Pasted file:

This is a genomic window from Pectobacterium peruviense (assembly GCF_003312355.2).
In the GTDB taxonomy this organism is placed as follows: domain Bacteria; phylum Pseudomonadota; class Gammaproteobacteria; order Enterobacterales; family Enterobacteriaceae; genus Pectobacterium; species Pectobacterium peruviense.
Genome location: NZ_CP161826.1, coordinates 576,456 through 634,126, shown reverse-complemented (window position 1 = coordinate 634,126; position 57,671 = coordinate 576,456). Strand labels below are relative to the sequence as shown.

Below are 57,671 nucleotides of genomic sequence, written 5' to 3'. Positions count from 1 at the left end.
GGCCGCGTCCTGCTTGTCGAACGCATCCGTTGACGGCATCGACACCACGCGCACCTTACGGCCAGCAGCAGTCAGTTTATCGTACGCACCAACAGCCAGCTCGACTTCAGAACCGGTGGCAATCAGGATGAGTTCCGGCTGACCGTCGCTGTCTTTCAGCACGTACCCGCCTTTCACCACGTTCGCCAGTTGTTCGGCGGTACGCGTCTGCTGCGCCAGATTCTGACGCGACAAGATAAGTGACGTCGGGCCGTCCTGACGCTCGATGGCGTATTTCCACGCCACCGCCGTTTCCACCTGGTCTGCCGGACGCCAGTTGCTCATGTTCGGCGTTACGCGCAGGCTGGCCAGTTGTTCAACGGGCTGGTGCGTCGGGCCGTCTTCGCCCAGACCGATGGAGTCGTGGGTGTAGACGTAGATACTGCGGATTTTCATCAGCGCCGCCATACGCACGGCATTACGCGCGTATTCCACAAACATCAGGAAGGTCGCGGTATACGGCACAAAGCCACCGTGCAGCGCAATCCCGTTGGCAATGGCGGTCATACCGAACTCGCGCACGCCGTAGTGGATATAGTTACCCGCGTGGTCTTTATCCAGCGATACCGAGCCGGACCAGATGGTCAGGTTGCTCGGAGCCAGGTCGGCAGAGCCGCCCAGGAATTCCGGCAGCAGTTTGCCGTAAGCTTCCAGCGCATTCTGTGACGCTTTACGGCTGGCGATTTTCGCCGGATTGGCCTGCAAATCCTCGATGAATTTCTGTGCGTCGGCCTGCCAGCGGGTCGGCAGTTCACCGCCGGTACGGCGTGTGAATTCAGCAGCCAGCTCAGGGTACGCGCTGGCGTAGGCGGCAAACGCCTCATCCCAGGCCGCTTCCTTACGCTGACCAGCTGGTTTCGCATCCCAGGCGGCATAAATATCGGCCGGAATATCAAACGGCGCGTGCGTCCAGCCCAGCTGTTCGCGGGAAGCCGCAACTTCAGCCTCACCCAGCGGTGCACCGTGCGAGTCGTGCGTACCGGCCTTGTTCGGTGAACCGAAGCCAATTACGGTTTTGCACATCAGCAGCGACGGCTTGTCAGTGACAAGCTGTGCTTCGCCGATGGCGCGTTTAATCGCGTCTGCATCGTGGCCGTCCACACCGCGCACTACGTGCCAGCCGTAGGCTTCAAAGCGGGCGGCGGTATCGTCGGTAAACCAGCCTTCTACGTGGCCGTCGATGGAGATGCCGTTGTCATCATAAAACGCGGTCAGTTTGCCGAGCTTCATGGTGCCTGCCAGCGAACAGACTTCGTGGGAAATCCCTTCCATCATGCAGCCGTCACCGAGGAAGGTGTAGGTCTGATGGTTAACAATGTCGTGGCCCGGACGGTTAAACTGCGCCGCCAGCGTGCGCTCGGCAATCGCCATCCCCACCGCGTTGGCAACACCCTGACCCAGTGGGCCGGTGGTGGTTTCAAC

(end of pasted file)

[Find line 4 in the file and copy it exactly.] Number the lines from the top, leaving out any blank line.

Below are 57,671 nucleotides of genomic sequence, written 5' to 3'. Positions count from 1 at the left end.